Continuous medical education strategies, including academic detailing (AD), have mixed effects on the quality of prescribing in general practice. Alongside a cluster-randomized controlled trial (cRCT) to assess the effectiveness of AD visits (on appropriate prescribing of analgesics for chronic pain in osteoarthritis) by Farmaka, an independent drug information center, we performed a process evaluation to identify possible barriers and success factors to improve these AD visits, both from the perspective of the academic detailers delivering the visits and the general practitioners (GPs) receiving them.
We performed semi-structured interviews with 20 GPs who participated in the cRCT and 13 academic detailers. The interviews were transcribed verbatim and analysed using thematic analysis.
GPs viewed AD visits as a practical and useful CME strategy, that is less time consuming than other CME activities, and the visitors as providers of objective and independent information relevant to their daily practice with whom they can have meaningful discussion. Academic detailers saw themselves as content experts, mainly informing GPs about the topic and not emphasizing on behavior change. Both GPs and academic detailers believed that the AD visits could have better interaction and discussion if performed in small groups. According to the GPs, the visits on analgesic use provided some new and relevant information as well as clarifying some misconceptions. They increased awareness of the disadvantages of particular non-steroidal anti-inflammatory drugs and of the lower doses of paracetamol that should be prescribed for chronic use, which may have changed their beliefs and/or attitudes towards more appropriate prescribing for osteoarthritis. However, the transfer of knowledge into practice was seen as not so straightforward.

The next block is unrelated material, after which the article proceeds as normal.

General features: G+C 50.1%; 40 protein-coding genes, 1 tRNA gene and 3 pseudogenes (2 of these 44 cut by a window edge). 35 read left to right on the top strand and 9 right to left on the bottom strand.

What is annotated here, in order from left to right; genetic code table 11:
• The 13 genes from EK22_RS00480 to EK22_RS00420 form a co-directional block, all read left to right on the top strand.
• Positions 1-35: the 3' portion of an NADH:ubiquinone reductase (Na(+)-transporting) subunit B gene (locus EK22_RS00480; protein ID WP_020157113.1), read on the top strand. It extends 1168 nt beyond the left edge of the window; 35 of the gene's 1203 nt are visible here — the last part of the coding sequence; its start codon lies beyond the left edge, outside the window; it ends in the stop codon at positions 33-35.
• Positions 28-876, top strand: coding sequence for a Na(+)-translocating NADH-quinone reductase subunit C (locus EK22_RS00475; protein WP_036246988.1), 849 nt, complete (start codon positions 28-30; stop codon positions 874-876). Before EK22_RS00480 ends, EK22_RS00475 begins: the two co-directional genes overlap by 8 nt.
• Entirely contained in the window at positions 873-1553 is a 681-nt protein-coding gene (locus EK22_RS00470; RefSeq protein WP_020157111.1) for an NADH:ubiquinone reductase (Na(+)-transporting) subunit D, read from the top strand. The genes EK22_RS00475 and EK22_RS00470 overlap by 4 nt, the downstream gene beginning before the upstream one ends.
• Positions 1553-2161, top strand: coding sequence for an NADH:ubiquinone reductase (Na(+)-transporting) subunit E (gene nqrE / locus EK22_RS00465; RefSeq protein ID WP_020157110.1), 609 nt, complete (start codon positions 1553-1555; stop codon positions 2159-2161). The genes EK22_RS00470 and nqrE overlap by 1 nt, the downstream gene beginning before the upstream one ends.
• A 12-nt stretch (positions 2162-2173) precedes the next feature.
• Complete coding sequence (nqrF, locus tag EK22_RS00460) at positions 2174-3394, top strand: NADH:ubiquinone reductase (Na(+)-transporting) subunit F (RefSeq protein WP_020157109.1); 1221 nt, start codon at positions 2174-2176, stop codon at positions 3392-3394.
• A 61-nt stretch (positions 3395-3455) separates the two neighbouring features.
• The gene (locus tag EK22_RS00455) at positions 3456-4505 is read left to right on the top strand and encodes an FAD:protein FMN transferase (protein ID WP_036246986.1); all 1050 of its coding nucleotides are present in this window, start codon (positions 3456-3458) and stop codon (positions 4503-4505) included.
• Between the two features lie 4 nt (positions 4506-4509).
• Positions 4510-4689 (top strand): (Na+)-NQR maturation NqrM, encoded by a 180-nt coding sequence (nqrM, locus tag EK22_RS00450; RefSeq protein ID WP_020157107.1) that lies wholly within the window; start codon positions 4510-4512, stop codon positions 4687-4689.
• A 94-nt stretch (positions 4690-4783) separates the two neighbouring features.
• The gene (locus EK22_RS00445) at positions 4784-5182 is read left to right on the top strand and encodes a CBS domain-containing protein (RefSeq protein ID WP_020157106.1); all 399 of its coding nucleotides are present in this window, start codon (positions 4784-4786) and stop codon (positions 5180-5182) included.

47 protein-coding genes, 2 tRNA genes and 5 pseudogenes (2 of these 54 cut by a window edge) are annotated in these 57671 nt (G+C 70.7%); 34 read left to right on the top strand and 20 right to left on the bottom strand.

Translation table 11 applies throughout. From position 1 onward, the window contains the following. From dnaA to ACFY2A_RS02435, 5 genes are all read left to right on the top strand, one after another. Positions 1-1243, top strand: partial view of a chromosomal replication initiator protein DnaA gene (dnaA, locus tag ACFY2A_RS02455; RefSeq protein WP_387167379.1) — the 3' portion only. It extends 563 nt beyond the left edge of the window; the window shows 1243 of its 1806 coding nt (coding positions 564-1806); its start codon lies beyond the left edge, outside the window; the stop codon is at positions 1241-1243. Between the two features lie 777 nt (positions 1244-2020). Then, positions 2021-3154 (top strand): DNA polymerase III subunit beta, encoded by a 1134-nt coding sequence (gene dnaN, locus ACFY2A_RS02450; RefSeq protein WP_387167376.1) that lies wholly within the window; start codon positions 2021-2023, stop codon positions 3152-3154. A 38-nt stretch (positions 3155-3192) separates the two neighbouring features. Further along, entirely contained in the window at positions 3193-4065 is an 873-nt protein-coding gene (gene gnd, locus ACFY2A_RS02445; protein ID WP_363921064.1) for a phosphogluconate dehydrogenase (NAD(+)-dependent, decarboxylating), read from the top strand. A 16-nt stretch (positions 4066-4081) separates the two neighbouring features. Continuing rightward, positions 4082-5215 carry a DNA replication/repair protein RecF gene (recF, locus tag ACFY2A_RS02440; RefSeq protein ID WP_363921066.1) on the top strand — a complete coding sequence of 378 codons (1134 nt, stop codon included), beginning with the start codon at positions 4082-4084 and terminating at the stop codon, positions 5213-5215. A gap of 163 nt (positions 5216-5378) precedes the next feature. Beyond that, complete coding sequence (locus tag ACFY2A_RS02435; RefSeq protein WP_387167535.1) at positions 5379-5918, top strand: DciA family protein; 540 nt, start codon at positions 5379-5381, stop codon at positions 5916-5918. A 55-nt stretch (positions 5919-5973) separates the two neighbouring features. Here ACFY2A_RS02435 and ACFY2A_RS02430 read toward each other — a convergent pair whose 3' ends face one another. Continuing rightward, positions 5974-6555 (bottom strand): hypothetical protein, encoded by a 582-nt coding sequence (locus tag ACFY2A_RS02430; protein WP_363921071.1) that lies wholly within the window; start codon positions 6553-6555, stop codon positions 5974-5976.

GPs view AD visits as a credible and interesting way of CME that enhances their knowledge and increases reflection on their prescribing behavior.